With a federal election in sight, the issue of subsidies to the aeronautical industry needs to be revisited.
It is true that most, if not all, large airplane manufacturers in the world are subsidized, directly or indirectly, by their governments. It is certainly true for Embraer, the Brazilian manufacturer, and for its main competitor, Bombardier. I think we can discuss this issue without taking sides in the subsidy dispute, and siding instead with the taxpayer and, indeed, with both these great private firms. Bombardier and Embraer have come to where they are not because of government subsidies but because they are great companies in of themselves.
Economists generally believe subsidies should not be available to businesses, including in the aeronautical industry. The basic reason is simple: Economics is primarily interested in the welfare of consumers and taxpayers, not so much in the welfare of producers per se. It can be shown that, even when consumers benefit from subsidies to businesses (through lower prices), they ultimately lose more as taxpayers than they gain as consumers.
Moreover, the availability of subsidies generates a wasteful competition for them. Private firms risk becoming more efficient at this “rent seeking” (as public choice economists call the process) than at producing goods and services that consumers want and are willing to pay for at the real market price.
A subsidy is a subsidy. If government loans and loan guarantees did not include a subsidy component, if they were truly granted at market conditions, they would be offered by private financial institutions, and government help would be redundant. Thus, the fact that a loan or loan guarantee is offered by a public institution shows it is not provided at market conditions.
The argument that loans or loan guarantees do not impose a cost to taxpayers is, of course, economically false, for they carry a cost in terms of risk. This is why the lenders or loan guarantors take provisions for credit losses. In 2003, for example, Export Development Canada globally added $644-million to its provision for losses on loans, loan commitments and loan guarantees, and wrote-off impaired loans for $98-million. That being said, the loans or type of investments made by governments directly to Bombardier all seem to have been reimbursed (capital and interest), so far.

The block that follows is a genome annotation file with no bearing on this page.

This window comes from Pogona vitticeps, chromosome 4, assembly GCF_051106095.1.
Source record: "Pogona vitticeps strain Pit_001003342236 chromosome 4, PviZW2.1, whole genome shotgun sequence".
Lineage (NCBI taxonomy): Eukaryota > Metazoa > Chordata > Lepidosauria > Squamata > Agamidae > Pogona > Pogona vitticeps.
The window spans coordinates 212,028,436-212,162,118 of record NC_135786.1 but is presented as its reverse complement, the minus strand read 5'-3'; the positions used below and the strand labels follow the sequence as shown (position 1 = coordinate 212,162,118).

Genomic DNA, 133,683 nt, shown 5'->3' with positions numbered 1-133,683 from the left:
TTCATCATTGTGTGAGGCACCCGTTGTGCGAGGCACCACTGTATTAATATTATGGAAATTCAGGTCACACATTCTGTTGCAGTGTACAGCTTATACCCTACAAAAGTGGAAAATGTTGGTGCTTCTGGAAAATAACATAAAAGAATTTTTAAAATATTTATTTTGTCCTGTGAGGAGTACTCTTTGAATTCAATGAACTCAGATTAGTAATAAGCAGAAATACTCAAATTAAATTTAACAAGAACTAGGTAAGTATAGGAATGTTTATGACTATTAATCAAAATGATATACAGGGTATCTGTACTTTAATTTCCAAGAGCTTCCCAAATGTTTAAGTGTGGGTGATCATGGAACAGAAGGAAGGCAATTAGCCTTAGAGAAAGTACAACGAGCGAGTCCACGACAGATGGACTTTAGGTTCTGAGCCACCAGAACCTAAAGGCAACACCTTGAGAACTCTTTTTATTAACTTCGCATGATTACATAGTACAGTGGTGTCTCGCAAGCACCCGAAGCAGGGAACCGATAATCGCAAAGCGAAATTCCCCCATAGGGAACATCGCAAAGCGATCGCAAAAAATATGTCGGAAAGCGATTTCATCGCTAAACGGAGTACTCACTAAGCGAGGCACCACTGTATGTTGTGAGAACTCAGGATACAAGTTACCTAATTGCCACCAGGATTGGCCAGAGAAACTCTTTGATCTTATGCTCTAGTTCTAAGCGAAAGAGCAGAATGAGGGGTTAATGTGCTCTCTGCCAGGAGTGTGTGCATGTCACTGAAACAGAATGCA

Another false argument is that technological subsidies generate net economic benefits. This forgets the fact that what is invested in certain economic sectors, or in “national champions,” is not invested in other technologies or in other industries. And certainly, the market is more efficient than bureaucrats and politicians in deciding where investments should be made. Moreover, by being forced to subsidize businesses, taxpayers become involuntary investors.
A good case can be made that the availability of subsidies hurts not only the system of free enterprise in general, but also the businesses that get the subsidies. At the end of the day, the competition for subsidies and the call for a level playing field hurt the beneficiaries and their shareholders.
The argument is the following. Although it is in the interest of each producer to try and get subsidies, competition for them does not benefit businesses compared with a situation where there would be no subsidy for anybody. This can be modeled in terms of the well-known prisoner dilemma. Each producer has an interest in getting subsidies whether or not his competitors get them. But when all producers get subsidies, it is, from a competitive point of view, as if nobody got them. Consequently, everybody ends up in a non-preferred situation. The best solution from the point of view of a producer would be that governments be (constitutionally, politically or fiscally) incapable of granting subsidies.
It is true that foreign subsidies to foreign competitors are very frustrating for our own enterprises. But by duplicating such subsidies here, we contribute to the problem, not to its solution. If taxpayers in country A are forced to subsidize industry X in their own countries, it is not a sufficient reason to force taxpayers in country B to subsidize industry X in their own country. If the taxpayers of B just run with the subsidies from A’s taxpayers (by flying in their subsidized planes), the latter may not continue paying for long.
More generally, if an industry can only survive with subsidies, it means that it should not survive.
This is not to say that business taxes should not be lowered. Everybody’s taxes should be lowered, and government expenditures cut. At any rate, it is not efficient to tax businesses and return to (certain of) them part (about a third, in Canada) of what they paid through subsidies. If politicians want to be useful, they should promise an end to this absurd and economically inefficient system.
Michel Kelly-Gagnon is president of the Montreal Economic Institute.